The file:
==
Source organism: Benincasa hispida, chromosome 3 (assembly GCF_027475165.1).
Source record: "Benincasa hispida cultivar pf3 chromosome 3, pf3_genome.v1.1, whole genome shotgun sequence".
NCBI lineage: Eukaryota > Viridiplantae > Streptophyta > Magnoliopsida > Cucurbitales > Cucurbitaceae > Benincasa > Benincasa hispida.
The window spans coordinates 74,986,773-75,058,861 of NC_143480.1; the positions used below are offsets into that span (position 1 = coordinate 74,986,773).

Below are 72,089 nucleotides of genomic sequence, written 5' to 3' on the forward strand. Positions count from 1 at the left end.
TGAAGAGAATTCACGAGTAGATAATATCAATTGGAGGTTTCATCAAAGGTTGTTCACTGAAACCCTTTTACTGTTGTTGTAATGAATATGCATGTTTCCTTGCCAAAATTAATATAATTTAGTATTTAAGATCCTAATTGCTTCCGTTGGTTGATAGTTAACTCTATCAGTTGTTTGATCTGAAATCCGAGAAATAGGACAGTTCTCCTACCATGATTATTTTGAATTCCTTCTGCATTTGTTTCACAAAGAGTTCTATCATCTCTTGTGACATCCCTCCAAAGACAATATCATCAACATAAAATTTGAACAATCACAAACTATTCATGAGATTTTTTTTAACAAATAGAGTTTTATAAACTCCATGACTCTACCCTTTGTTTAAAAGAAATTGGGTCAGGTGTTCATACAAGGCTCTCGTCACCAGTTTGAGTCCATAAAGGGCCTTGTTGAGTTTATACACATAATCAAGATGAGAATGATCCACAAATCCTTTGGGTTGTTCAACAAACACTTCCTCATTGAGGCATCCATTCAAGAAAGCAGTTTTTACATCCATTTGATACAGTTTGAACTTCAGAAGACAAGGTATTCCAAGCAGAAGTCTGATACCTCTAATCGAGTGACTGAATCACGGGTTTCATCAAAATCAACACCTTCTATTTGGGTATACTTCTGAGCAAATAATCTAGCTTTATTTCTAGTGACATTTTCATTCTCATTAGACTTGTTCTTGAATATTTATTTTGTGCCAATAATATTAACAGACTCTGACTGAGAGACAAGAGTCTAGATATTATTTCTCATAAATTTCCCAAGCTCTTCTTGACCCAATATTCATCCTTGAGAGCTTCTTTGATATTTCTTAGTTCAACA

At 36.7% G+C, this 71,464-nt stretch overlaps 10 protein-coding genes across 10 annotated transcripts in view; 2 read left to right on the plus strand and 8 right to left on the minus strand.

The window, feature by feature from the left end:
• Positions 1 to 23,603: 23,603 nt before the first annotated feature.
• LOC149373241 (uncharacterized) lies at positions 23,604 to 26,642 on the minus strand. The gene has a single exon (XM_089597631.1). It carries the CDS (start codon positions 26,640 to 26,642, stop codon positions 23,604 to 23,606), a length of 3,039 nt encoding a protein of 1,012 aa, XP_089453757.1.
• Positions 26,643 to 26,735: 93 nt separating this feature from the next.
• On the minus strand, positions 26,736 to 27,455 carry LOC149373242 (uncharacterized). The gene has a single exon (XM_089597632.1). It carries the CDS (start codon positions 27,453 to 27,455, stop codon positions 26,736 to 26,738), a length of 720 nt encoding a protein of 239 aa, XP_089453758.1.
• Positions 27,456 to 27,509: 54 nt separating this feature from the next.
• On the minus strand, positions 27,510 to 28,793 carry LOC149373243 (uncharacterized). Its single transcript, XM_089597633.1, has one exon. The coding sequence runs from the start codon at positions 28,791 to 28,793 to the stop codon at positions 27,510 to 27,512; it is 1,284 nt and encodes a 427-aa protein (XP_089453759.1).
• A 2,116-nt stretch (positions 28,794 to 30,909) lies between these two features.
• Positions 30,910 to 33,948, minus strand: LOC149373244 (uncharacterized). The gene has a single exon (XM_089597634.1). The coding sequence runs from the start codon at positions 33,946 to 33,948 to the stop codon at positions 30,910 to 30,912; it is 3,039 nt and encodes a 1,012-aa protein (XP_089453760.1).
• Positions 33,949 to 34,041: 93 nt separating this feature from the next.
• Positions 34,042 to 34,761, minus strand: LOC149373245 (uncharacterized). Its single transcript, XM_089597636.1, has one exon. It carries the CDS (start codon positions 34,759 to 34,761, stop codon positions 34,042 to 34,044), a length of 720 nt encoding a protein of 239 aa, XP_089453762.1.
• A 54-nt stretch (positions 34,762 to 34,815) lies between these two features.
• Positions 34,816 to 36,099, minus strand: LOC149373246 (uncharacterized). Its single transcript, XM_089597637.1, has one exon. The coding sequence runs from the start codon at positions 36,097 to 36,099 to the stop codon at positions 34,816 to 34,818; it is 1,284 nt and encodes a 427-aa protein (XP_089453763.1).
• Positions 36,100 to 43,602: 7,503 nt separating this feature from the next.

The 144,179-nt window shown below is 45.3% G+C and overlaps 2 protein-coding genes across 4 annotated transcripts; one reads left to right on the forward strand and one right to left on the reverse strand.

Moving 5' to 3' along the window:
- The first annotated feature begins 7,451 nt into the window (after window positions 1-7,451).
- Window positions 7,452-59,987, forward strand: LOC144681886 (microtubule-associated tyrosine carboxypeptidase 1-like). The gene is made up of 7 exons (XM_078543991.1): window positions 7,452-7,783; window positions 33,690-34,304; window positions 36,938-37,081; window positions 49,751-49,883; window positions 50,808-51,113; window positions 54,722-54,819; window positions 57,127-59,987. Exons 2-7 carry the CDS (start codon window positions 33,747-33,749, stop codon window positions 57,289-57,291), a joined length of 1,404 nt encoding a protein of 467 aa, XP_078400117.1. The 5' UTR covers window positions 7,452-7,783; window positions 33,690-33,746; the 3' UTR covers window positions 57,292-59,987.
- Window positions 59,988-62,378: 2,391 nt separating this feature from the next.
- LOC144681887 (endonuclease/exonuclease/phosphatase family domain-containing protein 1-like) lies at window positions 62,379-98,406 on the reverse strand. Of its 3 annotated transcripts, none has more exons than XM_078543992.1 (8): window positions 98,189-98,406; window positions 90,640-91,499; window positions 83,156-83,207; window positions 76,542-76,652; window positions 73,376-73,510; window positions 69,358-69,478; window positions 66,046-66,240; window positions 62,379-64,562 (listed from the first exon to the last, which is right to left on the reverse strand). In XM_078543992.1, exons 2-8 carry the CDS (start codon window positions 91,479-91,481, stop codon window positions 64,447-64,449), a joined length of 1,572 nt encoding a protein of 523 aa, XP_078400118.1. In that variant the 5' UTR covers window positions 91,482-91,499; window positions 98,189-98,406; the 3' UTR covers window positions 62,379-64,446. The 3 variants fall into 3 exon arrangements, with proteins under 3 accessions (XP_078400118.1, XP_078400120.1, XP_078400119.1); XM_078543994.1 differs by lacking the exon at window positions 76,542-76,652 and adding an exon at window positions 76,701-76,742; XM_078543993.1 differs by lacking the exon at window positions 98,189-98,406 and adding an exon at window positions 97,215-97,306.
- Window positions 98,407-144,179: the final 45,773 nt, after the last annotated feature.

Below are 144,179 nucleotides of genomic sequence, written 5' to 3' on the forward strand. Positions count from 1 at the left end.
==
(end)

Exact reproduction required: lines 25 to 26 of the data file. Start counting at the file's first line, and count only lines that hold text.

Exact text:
- Window positions 7,452-59,987, forward strand: LOC144681886 (microtubule-associated tyrosine carboxypeptidase 1-like). The gene is made up of 7 exons (XM_078543991.1): window positions 7,452-7,783; window positions 33,690-34,304; window positions 36,938-37,081; window positions 49,751-49,883; window positions 50,808-51,113; window positions 54,722-54,819; window positions 57,127-59,987. Exons 2-7 carry the CDS (start codon window positions 33,747-33,749, stop codon window positions 57,289-57,291), a joined length of 1,404 nt encoding a protein of 467 aa, XP_078400117.1. The 5' UTR covers window positions 7,452-7,783; window positions 33,690-33,746; the 3' UTR covers window positions 57,292-59,987.
- Window positions 59,988-62,378: 2,391 nt separating this feature from the next.